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Pardoprunox Reverses Motor Deficits but Induces Only Mild Dyskinesia in MPTP-Treated Common Marmosets

Research output: Contribution to journalArticle

Louisa Clare Johnston, Michael John Jackson, Sarah Rose, Andrew Christopher McCreary, Peter Jenner

Original languageEnglish
Pages (from-to)2059 - 2066
Number of pages8
JournalMovement Disorders
Issue number13
Publication statusPublished - 15 Oct 2010

King's Authors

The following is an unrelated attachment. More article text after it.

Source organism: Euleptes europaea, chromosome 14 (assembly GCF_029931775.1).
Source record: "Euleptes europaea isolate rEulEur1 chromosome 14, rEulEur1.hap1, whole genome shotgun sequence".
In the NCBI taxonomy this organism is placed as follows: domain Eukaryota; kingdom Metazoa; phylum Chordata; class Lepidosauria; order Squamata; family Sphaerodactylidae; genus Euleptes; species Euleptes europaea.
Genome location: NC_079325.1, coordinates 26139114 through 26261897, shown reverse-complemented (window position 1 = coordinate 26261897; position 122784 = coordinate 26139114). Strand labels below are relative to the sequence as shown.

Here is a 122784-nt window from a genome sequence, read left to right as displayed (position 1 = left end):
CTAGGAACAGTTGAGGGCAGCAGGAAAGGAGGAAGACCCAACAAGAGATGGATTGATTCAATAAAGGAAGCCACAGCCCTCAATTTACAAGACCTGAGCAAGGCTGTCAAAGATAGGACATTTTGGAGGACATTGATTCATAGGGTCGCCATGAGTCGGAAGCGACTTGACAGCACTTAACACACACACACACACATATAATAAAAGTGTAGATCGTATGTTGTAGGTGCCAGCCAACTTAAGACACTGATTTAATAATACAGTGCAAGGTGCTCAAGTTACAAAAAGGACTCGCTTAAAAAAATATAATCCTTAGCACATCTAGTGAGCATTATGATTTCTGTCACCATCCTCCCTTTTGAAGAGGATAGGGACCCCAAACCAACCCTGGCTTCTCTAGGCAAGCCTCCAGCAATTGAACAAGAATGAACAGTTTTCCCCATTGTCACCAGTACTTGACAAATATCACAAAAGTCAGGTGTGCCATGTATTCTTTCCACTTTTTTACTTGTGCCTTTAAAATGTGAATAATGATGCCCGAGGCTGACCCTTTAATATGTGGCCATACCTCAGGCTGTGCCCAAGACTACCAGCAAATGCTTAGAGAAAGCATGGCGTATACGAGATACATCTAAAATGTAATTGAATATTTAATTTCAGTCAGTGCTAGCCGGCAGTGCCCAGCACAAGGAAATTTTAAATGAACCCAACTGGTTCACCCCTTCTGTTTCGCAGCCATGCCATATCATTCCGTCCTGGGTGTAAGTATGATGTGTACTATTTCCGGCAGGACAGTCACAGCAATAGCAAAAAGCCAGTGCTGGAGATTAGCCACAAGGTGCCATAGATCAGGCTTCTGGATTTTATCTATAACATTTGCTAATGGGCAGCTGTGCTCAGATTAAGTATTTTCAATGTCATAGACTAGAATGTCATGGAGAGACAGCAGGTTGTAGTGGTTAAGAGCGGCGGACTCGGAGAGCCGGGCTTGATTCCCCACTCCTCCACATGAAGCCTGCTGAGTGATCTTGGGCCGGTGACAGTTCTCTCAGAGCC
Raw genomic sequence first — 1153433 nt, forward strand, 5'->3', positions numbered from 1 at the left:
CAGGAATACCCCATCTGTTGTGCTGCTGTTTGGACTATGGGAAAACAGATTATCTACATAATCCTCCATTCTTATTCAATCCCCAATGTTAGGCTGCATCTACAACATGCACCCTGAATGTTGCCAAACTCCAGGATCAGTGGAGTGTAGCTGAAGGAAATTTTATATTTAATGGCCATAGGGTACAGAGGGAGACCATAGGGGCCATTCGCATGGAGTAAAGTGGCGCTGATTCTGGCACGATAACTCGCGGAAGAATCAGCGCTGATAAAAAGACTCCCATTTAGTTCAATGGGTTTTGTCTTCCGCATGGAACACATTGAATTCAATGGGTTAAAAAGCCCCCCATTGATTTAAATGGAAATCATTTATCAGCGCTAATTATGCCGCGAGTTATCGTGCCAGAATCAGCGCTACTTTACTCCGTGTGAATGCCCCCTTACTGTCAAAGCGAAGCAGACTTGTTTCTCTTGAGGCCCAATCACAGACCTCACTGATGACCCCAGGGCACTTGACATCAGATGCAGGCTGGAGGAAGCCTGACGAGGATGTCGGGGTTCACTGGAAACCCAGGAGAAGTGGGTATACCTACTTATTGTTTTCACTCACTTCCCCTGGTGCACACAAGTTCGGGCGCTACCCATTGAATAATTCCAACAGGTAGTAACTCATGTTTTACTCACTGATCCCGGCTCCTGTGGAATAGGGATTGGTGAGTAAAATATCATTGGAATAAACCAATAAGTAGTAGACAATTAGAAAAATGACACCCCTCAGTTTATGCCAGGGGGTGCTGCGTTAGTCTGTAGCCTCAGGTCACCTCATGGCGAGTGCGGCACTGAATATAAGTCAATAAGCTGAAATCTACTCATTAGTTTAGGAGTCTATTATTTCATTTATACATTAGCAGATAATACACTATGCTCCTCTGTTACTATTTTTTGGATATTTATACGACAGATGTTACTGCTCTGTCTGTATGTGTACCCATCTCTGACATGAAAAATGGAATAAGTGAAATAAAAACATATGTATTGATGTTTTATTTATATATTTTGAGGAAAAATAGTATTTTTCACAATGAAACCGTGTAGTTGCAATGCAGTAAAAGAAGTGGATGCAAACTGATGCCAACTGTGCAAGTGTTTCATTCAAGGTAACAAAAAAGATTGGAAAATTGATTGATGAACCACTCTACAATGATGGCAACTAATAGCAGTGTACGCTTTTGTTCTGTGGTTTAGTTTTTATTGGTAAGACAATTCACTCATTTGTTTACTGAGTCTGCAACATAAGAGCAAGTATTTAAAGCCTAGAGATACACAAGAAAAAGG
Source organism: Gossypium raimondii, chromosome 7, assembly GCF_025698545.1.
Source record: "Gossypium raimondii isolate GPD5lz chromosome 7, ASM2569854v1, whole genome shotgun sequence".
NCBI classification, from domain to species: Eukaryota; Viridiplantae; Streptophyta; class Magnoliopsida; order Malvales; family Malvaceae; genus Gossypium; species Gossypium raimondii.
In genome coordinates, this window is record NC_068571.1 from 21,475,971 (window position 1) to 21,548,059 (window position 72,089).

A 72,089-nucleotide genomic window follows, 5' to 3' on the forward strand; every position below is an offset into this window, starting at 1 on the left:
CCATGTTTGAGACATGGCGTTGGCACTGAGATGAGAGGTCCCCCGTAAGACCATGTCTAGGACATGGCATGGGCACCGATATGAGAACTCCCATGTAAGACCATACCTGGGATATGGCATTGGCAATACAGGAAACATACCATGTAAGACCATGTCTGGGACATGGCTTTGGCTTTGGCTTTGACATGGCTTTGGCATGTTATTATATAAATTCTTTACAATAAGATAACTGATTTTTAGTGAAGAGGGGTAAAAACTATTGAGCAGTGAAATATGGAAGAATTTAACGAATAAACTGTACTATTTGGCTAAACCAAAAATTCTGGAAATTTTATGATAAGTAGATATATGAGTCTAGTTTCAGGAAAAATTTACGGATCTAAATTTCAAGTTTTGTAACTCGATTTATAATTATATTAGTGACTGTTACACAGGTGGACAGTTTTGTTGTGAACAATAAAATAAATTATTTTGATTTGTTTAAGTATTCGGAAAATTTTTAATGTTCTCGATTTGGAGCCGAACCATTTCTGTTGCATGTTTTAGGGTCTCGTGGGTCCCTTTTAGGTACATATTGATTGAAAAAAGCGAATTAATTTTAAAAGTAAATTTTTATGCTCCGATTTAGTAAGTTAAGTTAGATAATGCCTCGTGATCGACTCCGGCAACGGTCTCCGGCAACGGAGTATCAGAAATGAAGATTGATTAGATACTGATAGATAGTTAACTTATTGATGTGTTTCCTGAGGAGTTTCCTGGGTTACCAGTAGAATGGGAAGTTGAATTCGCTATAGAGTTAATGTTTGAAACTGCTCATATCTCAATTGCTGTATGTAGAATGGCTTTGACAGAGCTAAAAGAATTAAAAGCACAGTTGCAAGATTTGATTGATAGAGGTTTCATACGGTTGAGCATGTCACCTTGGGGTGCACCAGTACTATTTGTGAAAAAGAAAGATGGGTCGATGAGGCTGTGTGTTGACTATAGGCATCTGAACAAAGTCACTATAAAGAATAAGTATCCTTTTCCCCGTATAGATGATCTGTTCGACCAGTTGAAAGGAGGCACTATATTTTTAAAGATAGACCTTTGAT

Long-acting full dopamine D-2 agonists produce less dyskinesia in 1-methyl-4-phenyl-1,2,3,6-tetrahydropyridine (MPTP)-treated primates and in Parkinson's disease than effective antiparkinsonian doses of levodopa. They do not however, prevent priming for dyskinesia expression on subsequent levodopa exposure. In contrast, the effects of partial D-2 receptor agonists on dyskinesia are unclear. We now examine the ability of the partial D-2 agonist pardoprunox (SLV308) to improve motor function and its propensity to prime for dyskinesia in drug naive, MPTP-treated common marmosets. Previously, drug naive, MPTP-treated common marmosets were treated with equivalent doses of either pardoprunox (SLV308) (0.1 mg/kg po), ropinirole (0.18 mg/kg po), or levodopa (10 mg/kg po BID) for 28 days. All treatments induced a similar reduction of motor disability. Dyskinesia induced by levodopa was of greater intensity than that following administration of either pardoprunox (SLV308) or ropinirole. Administration of pardoprunox (SLV308) resulted in dyskinesia that was less intense and of shorter duration than either ropinirole or levodopa. At the end of drug treatment, acute challenge with levodopa resulted in the expression of marked dyskinesia in animals that had previously received chronic levodopa or ropinirole treatment. However, animals previously treated with pardoprunox (SLV308) showed only mild dyskinesia in response to the levodopa challenge. These results suggest that the partial D-2 agonist pardoprunox (SLV308) is less likely to prime for dyskinesia or to lead to the expression of dyskinesia than either levodopa or full dopamine agonists. (C) 2010 Movement Disorder Society

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